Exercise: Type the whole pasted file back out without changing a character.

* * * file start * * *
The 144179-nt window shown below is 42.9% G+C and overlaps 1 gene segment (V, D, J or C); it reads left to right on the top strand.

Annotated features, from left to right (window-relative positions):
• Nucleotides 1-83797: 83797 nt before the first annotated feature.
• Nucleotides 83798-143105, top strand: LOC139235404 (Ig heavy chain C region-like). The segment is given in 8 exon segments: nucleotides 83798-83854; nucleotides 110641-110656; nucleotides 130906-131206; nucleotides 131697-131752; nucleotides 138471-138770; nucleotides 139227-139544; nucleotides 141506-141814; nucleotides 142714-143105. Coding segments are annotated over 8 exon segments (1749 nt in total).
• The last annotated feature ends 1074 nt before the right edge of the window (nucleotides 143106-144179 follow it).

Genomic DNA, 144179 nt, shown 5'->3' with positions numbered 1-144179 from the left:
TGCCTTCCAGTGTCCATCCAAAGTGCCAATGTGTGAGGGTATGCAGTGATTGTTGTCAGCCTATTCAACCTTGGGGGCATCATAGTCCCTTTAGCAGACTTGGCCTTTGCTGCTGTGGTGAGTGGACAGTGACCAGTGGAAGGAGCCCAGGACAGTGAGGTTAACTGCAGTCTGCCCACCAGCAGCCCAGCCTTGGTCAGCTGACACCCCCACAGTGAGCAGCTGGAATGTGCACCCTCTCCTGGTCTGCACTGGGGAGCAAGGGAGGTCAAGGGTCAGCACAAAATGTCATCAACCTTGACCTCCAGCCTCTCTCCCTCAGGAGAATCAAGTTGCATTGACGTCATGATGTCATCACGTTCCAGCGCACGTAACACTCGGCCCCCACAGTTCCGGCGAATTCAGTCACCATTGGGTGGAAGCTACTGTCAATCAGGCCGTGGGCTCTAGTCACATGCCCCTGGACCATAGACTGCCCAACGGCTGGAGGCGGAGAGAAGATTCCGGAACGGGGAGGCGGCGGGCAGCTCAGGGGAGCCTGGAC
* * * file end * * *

The 144179-nt window shown below is 42.9% G+C and overlaps 1 gene segment (V, D, J or C); it reads left to right on the top strand.

Annotated features, from left to right (window-relative positions):
• Nucleotides 1-83797: 83797 nt before the first annotated feature.
• Nucleotides 83798-143105, top strand: LOC139235404 (Ig heavy chain C region-like). The segment is given in 8 exon segments: nucleotides 83798-83854; nucleotides 110641-110656; nucleotides 130906-131206; nucleotides 131697-131752; nucleotides 138471-138770; nucleotides 139227-139544; nucleotides 141506-141814; nucleotides 142714-143105. Coding segments are annotated over 8 exon segments (1749 nt in total).
• The last annotated feature ends 1074 nt before the right edge of the window (nucleotides 143106-144179 follow it).

Genomic DNA, 144179 nt, shown 5'->3' with positions numbered 1-144179 from the left:
TGCCTTCCAGTGTCCATCCAAAGTGCCAATGTGTGAGGGTATGCAGTGATTGTTGTCAGCCTATTCAACCTTGGGGGCATCATAGTCCCTTTAGCAGACTTGGCCTTTGCTGCTGTGGTGAGTGGACAGTGACCAGTGGAAGGAGCCCAGGACAGTGAGGTTAACTGCAGTCTGCCCACCAGCAGCCCAGCCTTGGTCAGCTGACACCCCCACAGTGAGCAGCTGGAATGTGCACCCTCTCCTGGTCTGCACTGGGGAGCAAGGGAGGTCAAGGGTCAGCACAAAATGTCATCAACCTTGACCTCCAGCCTCTCTCCCTCAGGAGAATCAAGTTGCATTGACGTCATGATGTCATCACGTTCCAGCGCACGTAACACTCGGCCCCCACAGTTCCGGCGAATTCAGTCACCATTGGGTGGAAGCTACTGTCAATCAGGCCGTGGGCTCTAGTCACATGCCCCTGGACCATAGACTGCCCAACGGCTGGAGGCGGAGAGAAGATTCCGGAACGGGGAGGCGGCGGGCAGCTCAGGGGAGCCTGGAC